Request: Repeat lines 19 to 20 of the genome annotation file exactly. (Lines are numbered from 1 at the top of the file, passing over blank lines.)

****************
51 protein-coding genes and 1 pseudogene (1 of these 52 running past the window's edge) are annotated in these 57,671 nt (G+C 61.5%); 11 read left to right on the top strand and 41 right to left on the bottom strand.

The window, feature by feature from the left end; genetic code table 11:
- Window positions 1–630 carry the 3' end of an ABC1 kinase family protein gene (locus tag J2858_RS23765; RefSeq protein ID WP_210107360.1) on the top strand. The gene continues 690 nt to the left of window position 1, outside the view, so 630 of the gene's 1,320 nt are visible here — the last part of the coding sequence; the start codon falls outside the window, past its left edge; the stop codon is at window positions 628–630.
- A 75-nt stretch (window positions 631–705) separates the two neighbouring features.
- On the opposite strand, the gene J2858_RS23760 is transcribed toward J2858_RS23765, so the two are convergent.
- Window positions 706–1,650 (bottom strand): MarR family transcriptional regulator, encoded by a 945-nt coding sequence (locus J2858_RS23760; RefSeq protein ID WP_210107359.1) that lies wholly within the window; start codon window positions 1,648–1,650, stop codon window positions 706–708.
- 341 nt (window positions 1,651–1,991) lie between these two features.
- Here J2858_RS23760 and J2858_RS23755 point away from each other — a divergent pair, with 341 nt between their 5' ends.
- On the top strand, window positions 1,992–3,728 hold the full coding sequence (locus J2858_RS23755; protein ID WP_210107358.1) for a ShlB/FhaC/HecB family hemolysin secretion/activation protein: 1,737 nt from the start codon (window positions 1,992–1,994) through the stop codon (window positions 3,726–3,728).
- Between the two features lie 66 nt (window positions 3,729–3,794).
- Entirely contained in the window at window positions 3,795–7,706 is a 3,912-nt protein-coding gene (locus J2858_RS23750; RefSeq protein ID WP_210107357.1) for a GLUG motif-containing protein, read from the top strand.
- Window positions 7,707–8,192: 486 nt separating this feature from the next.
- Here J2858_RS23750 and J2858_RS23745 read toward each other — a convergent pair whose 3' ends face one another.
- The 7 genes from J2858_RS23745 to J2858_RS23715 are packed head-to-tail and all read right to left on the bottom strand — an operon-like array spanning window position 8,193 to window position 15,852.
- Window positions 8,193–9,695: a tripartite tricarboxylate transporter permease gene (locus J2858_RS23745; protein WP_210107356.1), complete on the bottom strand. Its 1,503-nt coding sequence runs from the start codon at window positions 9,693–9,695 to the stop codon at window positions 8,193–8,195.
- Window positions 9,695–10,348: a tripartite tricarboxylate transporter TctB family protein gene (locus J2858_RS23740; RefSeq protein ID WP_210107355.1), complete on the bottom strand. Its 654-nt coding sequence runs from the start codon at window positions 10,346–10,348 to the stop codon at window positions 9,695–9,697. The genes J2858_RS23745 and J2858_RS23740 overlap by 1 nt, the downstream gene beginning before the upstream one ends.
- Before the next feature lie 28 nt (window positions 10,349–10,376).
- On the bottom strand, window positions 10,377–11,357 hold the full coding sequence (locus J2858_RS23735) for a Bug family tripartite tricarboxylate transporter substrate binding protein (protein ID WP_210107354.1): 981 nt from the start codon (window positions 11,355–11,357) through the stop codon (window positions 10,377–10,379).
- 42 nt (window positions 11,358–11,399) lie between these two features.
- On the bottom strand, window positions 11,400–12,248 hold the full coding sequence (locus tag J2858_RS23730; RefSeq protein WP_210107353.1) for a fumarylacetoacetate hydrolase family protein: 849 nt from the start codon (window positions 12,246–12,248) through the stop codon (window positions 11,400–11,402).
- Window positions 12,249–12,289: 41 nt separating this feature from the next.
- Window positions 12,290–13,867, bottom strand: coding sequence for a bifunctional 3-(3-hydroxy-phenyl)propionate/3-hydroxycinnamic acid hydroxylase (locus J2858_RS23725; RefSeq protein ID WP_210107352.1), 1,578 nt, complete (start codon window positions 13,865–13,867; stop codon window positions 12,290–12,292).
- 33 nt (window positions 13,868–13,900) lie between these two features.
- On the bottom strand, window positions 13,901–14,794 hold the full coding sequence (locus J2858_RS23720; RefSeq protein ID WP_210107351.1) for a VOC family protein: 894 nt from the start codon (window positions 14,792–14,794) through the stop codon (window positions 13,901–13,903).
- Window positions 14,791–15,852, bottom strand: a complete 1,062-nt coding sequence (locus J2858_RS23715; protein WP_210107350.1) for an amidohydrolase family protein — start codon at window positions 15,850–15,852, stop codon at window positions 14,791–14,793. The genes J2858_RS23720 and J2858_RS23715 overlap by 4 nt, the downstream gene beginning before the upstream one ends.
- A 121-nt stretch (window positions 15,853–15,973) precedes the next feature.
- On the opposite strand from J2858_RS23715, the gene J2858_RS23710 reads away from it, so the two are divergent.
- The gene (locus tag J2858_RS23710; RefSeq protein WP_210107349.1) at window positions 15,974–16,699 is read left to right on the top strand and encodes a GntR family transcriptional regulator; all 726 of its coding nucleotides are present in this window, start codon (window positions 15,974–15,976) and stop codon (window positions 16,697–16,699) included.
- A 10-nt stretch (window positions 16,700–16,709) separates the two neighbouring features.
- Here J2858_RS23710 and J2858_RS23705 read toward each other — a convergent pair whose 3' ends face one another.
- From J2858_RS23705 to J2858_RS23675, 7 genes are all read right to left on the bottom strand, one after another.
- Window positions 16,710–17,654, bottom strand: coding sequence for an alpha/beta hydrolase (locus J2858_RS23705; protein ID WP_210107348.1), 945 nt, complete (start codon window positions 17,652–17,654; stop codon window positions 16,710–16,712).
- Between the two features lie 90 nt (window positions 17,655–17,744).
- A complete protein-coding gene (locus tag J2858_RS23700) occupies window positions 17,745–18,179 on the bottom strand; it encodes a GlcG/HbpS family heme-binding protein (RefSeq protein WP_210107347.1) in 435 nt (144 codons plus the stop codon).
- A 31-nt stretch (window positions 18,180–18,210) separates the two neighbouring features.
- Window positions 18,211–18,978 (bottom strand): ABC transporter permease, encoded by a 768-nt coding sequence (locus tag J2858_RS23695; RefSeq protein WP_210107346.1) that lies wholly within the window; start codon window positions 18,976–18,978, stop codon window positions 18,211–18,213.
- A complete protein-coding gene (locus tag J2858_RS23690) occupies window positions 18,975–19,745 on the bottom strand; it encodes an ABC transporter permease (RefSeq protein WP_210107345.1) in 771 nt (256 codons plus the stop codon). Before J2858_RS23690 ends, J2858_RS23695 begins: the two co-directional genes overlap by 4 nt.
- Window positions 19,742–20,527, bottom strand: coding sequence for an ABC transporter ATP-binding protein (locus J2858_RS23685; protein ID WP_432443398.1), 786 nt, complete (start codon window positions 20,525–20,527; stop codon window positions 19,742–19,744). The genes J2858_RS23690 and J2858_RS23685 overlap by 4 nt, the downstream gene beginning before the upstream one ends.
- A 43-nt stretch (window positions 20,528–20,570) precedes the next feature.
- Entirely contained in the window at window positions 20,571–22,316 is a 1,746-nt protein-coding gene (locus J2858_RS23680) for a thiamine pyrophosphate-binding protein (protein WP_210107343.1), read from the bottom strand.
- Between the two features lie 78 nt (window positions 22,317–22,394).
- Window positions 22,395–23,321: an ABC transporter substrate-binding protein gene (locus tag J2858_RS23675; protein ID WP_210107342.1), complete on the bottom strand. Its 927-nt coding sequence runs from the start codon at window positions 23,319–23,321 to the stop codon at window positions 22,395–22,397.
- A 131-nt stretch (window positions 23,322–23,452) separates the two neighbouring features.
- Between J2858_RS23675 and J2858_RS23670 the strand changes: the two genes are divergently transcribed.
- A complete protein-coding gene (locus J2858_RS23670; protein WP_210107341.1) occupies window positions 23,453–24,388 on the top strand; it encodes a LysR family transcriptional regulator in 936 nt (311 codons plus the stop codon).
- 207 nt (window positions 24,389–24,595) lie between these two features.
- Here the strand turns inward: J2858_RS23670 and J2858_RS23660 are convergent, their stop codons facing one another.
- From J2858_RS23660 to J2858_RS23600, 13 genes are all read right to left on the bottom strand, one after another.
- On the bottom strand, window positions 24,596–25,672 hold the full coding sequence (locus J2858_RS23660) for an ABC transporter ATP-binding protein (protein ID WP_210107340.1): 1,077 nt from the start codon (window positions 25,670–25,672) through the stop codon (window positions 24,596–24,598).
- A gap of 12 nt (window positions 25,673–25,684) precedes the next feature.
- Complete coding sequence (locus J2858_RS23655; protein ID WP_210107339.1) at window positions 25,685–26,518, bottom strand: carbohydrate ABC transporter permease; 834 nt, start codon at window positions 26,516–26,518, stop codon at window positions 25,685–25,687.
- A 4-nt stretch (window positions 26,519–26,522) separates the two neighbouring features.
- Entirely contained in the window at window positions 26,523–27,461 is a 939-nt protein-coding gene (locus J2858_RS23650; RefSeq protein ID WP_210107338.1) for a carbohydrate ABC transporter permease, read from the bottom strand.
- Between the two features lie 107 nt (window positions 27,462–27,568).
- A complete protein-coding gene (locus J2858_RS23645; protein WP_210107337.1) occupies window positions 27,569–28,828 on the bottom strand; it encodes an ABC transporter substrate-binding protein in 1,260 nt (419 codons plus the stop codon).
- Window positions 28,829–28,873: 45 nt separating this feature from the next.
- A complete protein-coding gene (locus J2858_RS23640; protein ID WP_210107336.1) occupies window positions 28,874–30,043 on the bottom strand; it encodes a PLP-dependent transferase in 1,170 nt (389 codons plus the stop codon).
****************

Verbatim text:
- 42 nt (window positions 11,358–11,399) lie between these two features.
- On the bottom strand, window positions 11,400–12,248 hold the full coding sequence (locus tag J2858_RS23730; RefSeq protein WP_210107353.1) for a fumarylacetoacetate hydrolase family protein: 849 nt from the start codon (window positions 12,246–12,248) through the stop codon (window positions 11,400–11,402).